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What Is the Coracoacromial Ligament?

By Sandra Koehler
Updated Mar 03, 2024
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The shoulder is one of the most complex juncture sites in the body, connecting the arm to the trunk. Consisting of three major linking sites — the glenohumeral, sternoclavicular, and acromioclavicular joints — the shoulder allows for the arm to move in straight planes as well as circular planes giving the arm a wide range of motion. Ligaments, or strong strips of flexible yet tough fibers such as the coracoacromial ligament, allow the bones of the arm and shoulder to attach together.

On the top front portion of the scapula, also known as the shoulder blade, there is a curved hook-like projection called the coracoid process. This jutting section of the bone provides stability to the shoulder by giving various muscles and ligaments a place to adhere to the shoulder blade while also allowing this triangular bone to move. Also located on the shoulder blade is a ridge-like ledge, an extension of the scapula’s spine, that projects past the edge of the shoulder blade; it is called the acromion. The coracoacromial ligament stretches in an arched fashion across these two outcroppings and supplies the shoulder with additional stability.

This flexible bridge of connective tissue known as the coracoacromial ligament together, along with the bony protrusions it connects, lies just above the top portion of the arm. This creates a protective ceiling just above the humerus or upper arm bone much like a beach umbrella protects a beachgoer from the harmful rays of the sun. Without this shield the humerus would be more apt to sustaining injuries.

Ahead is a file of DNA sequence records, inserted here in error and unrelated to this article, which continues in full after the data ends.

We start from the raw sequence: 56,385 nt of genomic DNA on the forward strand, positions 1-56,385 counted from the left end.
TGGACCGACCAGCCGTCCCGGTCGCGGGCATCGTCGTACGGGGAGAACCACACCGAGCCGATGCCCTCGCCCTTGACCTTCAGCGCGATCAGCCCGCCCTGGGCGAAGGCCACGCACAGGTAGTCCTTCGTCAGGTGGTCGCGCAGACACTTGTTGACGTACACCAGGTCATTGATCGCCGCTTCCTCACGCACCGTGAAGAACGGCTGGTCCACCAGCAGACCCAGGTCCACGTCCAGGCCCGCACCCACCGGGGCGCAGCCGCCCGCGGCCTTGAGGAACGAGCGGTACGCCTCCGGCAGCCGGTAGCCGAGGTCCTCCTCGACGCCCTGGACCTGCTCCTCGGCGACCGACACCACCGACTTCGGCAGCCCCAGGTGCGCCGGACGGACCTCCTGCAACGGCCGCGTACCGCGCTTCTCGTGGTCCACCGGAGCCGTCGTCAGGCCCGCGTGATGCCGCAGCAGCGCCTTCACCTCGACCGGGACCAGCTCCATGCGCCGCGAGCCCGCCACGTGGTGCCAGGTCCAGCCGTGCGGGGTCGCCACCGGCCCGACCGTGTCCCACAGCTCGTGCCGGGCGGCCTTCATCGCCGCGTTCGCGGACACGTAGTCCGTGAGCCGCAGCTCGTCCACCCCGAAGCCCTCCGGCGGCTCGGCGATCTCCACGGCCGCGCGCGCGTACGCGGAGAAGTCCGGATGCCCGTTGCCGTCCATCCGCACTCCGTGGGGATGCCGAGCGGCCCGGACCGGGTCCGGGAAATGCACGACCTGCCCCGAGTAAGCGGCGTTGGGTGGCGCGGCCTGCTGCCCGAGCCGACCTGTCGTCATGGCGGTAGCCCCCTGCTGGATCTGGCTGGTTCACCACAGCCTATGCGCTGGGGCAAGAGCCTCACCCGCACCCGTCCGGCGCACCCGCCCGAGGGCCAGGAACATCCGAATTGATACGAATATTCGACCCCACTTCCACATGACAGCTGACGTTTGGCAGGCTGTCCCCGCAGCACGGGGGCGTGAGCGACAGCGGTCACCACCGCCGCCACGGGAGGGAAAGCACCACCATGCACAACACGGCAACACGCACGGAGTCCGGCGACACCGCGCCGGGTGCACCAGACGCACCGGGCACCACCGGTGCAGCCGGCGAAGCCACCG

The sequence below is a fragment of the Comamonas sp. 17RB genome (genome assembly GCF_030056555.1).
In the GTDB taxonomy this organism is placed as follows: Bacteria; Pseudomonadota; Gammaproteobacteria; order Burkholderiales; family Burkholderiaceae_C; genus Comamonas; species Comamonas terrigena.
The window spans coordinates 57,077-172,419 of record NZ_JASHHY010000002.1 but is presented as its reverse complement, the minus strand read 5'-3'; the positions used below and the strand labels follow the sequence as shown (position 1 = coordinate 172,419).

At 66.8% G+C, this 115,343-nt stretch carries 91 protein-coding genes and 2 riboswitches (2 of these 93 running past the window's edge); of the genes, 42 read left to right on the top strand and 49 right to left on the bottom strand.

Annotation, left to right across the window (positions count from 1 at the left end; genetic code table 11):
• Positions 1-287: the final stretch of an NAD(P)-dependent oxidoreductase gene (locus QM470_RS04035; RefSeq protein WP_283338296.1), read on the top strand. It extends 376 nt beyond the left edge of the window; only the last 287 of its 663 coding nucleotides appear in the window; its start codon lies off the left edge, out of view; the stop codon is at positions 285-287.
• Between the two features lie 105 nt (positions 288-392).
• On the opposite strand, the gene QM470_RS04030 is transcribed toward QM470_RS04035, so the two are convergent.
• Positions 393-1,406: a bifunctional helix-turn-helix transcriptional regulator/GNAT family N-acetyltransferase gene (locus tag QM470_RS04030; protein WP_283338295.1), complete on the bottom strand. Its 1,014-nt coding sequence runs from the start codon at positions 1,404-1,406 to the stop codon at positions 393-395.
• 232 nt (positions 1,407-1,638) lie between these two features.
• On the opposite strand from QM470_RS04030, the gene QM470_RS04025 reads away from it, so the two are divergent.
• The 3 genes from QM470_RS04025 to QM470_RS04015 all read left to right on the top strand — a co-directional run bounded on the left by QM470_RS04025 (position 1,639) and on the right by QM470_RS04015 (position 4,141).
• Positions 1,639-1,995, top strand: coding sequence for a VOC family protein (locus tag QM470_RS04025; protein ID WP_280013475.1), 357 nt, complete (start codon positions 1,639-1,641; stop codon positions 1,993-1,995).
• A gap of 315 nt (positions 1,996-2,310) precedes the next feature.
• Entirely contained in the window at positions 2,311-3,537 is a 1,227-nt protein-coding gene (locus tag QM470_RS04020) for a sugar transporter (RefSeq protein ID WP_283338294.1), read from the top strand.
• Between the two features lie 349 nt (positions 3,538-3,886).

As with any muscle, tendon, or ligament in the body, the coracoacromial ligament is subject to physical damage due to overstretching or overexerting the chorded fibers. Overstretching this ligament can cause a series of what are referred to as microtears, minute splits in the integrity of the fibers. When these tear occur, the ligament weakens. If left untreated these small rips can cause pain and shoulder dysfunction.

A sudden, forceful stretch on the coracoacromial ligament can cause this band to pull away from its bony attachments. When this happens it is a condition known as an avulsion. Partial fiber separation can cause inflammation, or swelling, pain and changes in shoulder movement. If the separation is complete, where the coracoacromial ligament totally detaches from whether the coracoid process or the acromion, shoulder dysfunction and pain symptoms can be severe. Depending on the severity of the injury, treatment protocols range from ice or heat modalities and rest to surgery to repair the integrity of the ligament.

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